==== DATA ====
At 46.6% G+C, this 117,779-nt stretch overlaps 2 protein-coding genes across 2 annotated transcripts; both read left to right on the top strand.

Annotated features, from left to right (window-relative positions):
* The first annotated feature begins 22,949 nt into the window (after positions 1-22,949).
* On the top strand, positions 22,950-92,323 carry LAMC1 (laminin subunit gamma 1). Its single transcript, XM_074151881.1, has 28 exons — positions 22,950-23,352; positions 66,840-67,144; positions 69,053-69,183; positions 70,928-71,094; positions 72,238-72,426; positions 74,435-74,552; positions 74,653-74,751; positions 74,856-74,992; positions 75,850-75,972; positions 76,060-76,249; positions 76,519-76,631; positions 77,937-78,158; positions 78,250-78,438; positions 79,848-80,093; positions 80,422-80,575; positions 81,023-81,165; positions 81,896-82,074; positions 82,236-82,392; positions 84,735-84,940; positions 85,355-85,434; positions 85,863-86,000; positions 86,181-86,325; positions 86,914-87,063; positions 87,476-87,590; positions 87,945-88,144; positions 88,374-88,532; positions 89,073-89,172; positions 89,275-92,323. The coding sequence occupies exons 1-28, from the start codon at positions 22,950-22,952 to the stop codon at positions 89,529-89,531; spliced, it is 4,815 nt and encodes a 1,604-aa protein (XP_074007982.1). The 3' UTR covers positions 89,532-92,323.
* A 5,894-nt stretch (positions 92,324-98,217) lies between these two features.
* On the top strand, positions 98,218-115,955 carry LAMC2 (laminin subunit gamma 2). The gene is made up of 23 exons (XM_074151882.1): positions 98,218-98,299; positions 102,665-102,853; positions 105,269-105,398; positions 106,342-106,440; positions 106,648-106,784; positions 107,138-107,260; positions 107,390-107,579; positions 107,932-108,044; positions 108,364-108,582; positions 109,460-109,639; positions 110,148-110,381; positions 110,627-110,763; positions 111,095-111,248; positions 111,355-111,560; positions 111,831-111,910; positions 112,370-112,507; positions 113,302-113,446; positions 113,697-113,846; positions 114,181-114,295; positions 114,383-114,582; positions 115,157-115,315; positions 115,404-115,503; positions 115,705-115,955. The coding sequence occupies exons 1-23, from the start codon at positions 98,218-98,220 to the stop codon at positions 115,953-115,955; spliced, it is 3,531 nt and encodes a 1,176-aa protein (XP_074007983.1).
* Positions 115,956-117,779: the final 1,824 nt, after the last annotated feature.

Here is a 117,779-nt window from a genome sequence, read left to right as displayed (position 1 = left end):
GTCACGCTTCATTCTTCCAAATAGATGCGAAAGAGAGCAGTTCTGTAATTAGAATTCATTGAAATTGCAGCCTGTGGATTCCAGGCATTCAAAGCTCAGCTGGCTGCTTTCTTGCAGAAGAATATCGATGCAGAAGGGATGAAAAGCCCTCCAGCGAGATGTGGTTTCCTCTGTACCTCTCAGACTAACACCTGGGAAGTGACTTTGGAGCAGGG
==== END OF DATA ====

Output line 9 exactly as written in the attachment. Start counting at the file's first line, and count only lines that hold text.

GTCACGCTTCATTCTTCCAAATAGATGCGAAAGAGAGCAGTTCTGTAATTAGAATTCATTGAAATTGCAGCCTGTGGATTCCAGGCATTCAAAGCTCAGCTGGCTGCTTTCTTGCAGAAGAATATCGATGCAGAAGGGATGAAAAGCCCTCCAGCGAGATGTGGTTTCCTCTGTACCTCTCAGACTAACACCTGGGAAGTGACTTTGGAGCAGGG